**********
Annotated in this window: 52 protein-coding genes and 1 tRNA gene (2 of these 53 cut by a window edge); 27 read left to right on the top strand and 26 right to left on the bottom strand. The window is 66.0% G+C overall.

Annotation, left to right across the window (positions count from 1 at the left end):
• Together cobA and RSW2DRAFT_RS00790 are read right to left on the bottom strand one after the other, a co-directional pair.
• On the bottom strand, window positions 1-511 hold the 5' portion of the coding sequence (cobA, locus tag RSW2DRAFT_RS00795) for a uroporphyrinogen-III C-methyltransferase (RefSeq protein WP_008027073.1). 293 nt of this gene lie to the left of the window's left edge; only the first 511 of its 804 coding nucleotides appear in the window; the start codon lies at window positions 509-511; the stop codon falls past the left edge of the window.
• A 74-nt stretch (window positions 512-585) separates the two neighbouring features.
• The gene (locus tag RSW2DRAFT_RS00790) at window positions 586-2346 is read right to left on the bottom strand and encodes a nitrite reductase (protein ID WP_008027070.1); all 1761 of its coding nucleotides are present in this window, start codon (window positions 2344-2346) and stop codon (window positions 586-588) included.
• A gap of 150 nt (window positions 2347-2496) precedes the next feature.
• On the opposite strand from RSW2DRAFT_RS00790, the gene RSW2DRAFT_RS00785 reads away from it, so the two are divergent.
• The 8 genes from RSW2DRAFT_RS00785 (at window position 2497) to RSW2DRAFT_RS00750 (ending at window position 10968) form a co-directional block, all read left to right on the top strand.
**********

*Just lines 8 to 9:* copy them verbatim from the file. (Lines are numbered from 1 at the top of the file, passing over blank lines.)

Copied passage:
• On the opposite strand from RSW2DRAFT_RS00790, the gene RSW2DRAFT_RS00785 reads away from it, so the two are divergent.
• The 8 genes from RSW2DRAFT_RS00785 (at window position 2497) to RSW2DRAFT_RS00750 (ending at window position 10968) form a co-directional block, all read left to right on the top strand.